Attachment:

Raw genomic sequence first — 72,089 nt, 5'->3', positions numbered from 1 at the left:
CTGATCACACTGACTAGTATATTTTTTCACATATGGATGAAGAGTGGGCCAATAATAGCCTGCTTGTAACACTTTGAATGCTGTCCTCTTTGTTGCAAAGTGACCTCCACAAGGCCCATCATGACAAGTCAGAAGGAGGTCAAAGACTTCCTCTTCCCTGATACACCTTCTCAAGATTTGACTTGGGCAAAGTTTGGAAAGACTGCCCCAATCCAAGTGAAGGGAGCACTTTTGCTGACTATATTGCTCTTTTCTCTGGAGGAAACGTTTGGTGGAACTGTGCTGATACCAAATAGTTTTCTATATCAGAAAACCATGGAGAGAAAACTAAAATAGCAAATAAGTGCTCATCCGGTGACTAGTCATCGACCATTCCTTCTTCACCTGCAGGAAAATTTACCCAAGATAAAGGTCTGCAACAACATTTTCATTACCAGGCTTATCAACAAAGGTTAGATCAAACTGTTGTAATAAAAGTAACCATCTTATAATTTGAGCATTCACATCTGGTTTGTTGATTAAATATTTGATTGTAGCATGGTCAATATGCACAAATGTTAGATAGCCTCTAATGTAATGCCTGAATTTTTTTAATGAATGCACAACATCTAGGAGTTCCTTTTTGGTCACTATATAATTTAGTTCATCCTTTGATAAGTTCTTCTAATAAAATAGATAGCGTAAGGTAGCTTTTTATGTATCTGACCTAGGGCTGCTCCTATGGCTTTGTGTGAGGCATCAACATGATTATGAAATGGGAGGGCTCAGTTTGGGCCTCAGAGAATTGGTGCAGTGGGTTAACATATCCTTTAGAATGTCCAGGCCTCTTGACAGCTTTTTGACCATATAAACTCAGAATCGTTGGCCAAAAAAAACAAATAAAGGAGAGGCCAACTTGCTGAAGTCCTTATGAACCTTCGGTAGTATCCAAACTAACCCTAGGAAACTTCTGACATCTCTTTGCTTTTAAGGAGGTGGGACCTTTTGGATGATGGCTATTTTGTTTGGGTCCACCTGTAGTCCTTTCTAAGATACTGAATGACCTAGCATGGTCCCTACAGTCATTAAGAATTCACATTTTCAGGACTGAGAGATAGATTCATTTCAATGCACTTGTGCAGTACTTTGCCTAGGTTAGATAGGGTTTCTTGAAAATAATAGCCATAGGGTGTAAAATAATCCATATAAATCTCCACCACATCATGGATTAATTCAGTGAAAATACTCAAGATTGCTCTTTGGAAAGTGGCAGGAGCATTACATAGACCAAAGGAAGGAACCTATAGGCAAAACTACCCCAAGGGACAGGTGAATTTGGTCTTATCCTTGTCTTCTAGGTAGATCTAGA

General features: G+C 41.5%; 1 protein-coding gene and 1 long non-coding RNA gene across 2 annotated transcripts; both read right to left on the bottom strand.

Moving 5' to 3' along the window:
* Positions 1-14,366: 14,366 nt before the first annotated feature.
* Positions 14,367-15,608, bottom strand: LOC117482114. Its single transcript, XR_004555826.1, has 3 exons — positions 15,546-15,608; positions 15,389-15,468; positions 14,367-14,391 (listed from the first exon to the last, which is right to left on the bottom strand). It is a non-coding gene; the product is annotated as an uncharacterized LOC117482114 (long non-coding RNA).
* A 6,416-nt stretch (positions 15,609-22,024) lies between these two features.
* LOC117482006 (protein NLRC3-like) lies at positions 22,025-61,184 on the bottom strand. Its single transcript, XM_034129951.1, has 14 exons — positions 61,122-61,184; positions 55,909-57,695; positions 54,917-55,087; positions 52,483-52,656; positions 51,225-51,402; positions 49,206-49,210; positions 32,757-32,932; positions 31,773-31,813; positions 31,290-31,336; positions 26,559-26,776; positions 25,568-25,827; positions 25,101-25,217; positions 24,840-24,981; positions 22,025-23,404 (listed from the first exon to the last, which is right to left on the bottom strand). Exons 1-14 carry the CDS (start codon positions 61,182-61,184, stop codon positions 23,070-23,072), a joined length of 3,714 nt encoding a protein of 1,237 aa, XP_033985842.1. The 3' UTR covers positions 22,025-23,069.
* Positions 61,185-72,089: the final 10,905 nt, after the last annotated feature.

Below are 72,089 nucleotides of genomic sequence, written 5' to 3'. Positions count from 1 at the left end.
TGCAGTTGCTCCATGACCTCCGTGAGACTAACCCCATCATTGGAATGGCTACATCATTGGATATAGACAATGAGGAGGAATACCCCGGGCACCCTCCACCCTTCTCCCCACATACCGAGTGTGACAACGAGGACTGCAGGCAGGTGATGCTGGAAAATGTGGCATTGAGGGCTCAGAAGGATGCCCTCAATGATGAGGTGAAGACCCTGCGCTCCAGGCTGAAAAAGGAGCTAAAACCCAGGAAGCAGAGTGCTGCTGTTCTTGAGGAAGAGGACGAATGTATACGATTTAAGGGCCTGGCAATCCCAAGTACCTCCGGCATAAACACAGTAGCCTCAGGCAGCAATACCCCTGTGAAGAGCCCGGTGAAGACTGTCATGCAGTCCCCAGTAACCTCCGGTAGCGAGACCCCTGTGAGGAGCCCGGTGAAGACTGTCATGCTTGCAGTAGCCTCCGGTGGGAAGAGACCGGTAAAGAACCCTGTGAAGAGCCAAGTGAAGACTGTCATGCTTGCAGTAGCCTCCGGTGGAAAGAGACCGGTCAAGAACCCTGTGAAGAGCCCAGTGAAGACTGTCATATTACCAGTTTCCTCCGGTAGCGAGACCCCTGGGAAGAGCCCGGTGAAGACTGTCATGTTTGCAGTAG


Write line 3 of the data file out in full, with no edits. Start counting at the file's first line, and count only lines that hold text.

General features: G+C 41.5%; 1 protein-coding gene and 1 long non-coding RNA gene across 2 annotated transcripts; both read right to left on the bottom strand.